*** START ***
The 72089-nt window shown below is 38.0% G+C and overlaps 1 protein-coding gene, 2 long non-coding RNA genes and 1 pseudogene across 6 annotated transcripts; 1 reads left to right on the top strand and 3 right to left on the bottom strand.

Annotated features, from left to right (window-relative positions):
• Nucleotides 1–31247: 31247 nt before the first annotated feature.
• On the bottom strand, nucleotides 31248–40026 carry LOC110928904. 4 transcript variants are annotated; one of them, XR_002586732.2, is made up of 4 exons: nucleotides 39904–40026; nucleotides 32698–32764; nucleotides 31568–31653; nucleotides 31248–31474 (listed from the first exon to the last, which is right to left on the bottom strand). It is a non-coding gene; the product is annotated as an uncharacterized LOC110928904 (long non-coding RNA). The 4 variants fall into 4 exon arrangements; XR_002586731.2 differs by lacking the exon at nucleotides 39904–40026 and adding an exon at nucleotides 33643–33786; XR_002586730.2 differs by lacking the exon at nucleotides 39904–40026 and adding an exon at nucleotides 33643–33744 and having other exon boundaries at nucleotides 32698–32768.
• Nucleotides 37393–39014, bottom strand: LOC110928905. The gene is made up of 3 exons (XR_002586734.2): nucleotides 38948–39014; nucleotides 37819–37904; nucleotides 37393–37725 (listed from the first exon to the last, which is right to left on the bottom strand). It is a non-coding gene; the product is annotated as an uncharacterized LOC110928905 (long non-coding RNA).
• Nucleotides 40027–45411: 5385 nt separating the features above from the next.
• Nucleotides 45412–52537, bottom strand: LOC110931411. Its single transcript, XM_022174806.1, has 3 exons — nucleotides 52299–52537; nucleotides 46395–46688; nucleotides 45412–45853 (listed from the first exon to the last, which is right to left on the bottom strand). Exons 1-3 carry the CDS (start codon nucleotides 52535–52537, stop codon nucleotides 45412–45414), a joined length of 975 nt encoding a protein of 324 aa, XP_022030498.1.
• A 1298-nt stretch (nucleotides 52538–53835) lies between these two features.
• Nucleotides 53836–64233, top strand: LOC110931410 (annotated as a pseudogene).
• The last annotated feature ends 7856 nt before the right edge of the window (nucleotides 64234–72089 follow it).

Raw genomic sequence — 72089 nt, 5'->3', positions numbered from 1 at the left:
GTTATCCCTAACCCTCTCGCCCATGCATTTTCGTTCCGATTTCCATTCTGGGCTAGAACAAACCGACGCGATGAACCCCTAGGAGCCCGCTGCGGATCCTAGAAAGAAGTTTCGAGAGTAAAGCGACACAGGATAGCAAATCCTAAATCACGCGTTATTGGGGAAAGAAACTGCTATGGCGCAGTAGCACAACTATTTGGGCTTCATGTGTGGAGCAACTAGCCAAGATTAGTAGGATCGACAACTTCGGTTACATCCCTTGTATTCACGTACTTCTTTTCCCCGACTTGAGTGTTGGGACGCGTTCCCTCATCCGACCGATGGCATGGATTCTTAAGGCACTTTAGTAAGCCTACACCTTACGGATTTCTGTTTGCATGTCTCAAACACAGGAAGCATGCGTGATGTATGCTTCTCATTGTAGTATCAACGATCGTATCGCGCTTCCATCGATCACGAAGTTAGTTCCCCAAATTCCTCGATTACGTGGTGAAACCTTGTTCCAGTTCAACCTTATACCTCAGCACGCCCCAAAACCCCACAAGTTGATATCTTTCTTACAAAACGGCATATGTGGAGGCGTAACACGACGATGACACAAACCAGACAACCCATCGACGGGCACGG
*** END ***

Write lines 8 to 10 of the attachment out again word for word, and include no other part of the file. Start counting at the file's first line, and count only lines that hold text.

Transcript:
• A 1298-nt stretch (nucleotides 52538–53835) lies between these two features.
• Nucleotides 53836–64233, top strand: LOC110931410 (annotated as a pseudogene).
• The last annotated feature ends 7856 nt before the right edge of the window (nucleotides 64234–72089 follow it).